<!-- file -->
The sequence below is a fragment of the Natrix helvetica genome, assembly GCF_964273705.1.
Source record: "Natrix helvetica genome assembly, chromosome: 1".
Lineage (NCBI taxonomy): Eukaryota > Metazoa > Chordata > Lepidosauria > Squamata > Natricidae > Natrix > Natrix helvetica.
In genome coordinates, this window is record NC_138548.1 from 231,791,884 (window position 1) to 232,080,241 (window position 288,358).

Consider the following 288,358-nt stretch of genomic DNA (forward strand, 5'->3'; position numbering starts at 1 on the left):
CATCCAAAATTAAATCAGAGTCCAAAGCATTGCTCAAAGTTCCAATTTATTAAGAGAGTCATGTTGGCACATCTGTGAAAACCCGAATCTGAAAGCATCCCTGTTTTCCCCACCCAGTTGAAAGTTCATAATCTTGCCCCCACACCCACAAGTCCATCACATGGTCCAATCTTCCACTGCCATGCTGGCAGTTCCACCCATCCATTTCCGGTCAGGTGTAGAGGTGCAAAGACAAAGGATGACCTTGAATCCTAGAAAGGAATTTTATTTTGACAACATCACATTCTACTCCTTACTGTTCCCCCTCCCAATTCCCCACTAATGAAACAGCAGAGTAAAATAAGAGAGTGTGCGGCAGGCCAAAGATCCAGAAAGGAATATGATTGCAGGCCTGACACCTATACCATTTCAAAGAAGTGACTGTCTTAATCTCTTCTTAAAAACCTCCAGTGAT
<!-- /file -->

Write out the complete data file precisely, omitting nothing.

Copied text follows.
The sequence below is a fragment of the Natrix helvetica genome, assembly GCF_964273705.1.
Source record: "Natrix helvetica genome assembly, chromosome: 1".
Lineage (NCBI taxonomy): Eukaryota > Metazoa > Chordata > Lepidosauria > Squamata > Natricidae > Natrix > Natrix helvetica.
In genome coordinates, this window is record NC_138548.1 from 231,791,884 (window position 1) to 232,080,241 (window position 288,358).

Consider the following 288,358-nt stretch of genomic DNA (forward strand, 5'->3'; position numbering starts at 1 on the left):
CATCCAAAATTAAATCAGAGTCCAAAGCATTGCTCAAAGTTCCAATTTATTAAGAGAGTCATGTTGGCACATCTGTGAAAACCCGAATCTGAAAGCATCCCTGTTTTCCCCACCCAGTTGAAAGTTCATAATCTTGCCCCCACACCCACAAGTCCATCACATGGTCCAATCTTCCACTGCCATGCTGGCAGTTCCACCCATCCATTTCCGGTCAGGTGTAGAGGTGCAAAGACAAAGGATGACCTTGAATCCTAGAAAGGAATTTTATTTTGACAACATCACATTCTACTCCTTACTGTTCCCCCTCCCAATTCCCCACTAATGAAACAGCAGAGTAAAATAAGAGAGTGTGCGGCAGGCCAAAGATCCAGAAAGGAATATGATTGCAGGCCTGACACCTATACCATTTCAAAGAAGTGACTGTCTTAATCTCTTCTTAAAAACCTCCAGTGAT